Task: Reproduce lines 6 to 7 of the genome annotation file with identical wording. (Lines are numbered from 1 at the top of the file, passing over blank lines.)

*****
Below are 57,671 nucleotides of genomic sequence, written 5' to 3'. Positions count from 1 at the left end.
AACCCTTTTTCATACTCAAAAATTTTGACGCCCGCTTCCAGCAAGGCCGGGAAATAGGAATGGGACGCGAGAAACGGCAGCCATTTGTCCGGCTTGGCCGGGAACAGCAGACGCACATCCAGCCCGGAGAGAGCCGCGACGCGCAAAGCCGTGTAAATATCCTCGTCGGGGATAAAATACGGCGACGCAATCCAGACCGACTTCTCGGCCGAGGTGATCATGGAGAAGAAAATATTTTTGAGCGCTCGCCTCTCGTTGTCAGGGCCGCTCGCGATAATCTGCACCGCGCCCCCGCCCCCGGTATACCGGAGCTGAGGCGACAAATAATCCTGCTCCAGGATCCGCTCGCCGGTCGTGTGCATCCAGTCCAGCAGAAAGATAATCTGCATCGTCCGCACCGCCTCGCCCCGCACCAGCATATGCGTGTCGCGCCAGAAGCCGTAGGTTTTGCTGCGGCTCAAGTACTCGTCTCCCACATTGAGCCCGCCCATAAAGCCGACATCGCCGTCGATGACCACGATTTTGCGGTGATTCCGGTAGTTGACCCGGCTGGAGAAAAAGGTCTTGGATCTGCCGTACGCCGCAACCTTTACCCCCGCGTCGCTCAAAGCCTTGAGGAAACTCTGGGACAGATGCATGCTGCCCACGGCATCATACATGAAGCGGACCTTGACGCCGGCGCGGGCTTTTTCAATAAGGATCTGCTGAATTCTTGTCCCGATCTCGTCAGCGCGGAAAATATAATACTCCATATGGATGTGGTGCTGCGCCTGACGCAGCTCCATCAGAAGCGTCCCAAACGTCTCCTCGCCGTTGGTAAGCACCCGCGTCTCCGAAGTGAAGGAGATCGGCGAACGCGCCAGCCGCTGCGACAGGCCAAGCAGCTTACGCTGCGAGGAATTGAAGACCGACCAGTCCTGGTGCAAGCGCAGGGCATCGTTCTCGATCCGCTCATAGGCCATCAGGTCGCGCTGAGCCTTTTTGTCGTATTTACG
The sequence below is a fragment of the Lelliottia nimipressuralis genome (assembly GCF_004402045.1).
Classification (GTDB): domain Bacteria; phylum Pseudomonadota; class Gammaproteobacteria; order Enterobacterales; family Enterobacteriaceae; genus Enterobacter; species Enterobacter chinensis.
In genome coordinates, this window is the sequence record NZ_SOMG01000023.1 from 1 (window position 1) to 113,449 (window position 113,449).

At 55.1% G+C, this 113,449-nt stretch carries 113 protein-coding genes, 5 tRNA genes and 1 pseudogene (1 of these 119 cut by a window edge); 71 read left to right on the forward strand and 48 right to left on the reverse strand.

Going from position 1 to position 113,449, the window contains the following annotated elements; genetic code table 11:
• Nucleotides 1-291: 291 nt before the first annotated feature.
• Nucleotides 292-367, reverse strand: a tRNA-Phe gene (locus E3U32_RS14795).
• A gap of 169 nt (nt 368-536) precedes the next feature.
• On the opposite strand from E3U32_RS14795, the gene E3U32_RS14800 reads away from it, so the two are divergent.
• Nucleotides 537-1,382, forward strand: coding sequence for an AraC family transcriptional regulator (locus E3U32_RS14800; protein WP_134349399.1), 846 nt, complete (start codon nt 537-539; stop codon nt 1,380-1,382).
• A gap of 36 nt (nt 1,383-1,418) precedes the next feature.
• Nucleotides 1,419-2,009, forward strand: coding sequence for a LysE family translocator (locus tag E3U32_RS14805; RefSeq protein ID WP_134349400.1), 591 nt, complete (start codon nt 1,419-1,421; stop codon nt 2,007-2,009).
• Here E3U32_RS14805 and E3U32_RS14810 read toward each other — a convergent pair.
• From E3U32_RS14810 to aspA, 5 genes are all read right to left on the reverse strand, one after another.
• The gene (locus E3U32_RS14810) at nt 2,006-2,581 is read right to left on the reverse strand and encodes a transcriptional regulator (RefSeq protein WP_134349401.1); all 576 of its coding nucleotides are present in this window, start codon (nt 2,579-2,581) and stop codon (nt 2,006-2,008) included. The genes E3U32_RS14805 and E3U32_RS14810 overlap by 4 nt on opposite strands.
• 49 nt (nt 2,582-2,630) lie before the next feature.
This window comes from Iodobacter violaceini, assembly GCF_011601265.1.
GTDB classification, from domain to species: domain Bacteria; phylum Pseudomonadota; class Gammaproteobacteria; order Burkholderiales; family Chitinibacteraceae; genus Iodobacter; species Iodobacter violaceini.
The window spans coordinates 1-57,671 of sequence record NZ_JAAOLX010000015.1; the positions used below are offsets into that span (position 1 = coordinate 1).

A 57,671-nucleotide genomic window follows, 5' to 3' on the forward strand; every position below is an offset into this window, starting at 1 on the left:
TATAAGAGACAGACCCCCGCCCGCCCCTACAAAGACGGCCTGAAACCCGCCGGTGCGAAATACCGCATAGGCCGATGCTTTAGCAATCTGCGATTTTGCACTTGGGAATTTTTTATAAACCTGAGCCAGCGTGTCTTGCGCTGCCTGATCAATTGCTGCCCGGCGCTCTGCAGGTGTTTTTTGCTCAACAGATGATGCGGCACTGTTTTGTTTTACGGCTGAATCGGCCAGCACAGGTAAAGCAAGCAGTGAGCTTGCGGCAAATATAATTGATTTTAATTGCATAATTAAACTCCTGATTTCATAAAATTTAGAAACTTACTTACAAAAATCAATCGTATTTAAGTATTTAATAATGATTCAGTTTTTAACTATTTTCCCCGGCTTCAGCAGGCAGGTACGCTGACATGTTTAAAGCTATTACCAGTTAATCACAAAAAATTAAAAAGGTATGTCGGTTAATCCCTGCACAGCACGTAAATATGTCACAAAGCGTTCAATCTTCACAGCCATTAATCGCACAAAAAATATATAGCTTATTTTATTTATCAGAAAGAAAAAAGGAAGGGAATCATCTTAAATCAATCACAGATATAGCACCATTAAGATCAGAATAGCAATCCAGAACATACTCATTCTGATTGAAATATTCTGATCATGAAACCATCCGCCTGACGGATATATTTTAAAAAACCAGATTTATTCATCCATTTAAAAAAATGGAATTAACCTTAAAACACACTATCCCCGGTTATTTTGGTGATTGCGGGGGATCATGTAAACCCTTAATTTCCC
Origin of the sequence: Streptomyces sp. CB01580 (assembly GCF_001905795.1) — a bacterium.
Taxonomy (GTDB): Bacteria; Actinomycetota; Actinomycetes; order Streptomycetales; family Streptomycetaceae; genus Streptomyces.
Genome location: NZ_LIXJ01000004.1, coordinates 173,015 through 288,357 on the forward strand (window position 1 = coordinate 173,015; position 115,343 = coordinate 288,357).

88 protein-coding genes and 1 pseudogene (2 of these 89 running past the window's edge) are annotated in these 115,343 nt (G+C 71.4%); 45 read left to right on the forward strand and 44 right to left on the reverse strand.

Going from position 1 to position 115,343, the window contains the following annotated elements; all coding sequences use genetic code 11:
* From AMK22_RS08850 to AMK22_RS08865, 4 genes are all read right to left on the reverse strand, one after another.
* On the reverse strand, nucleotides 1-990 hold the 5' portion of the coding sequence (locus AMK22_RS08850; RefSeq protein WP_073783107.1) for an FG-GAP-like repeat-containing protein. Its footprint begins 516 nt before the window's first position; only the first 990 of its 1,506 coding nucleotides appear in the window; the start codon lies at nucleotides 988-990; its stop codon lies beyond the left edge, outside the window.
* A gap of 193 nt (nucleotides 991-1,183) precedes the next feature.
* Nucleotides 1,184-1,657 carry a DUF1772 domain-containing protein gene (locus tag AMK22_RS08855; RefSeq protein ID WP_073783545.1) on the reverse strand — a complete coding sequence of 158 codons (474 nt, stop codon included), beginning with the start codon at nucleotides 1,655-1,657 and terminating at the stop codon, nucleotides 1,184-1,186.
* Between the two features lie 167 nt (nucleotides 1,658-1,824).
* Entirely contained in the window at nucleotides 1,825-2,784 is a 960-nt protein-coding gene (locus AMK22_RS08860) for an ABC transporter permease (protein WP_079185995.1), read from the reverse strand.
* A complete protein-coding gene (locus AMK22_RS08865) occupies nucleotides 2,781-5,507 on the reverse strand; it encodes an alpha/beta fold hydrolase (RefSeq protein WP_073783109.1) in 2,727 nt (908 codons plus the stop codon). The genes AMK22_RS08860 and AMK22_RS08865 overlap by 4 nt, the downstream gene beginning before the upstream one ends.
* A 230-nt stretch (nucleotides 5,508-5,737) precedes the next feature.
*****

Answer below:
At 55.1% G+C, this 113,449-nt stretch carries 113 protein-coding genes, 5 tRNA genes and 1 pseudogene (1 of these 119 cut by a window edge); 71 read left to right on the forward strand and 48 right to left on the reverse strand.

Going from position 1 to position 113,449, the window contains the following annotated elements; genetic code table 11: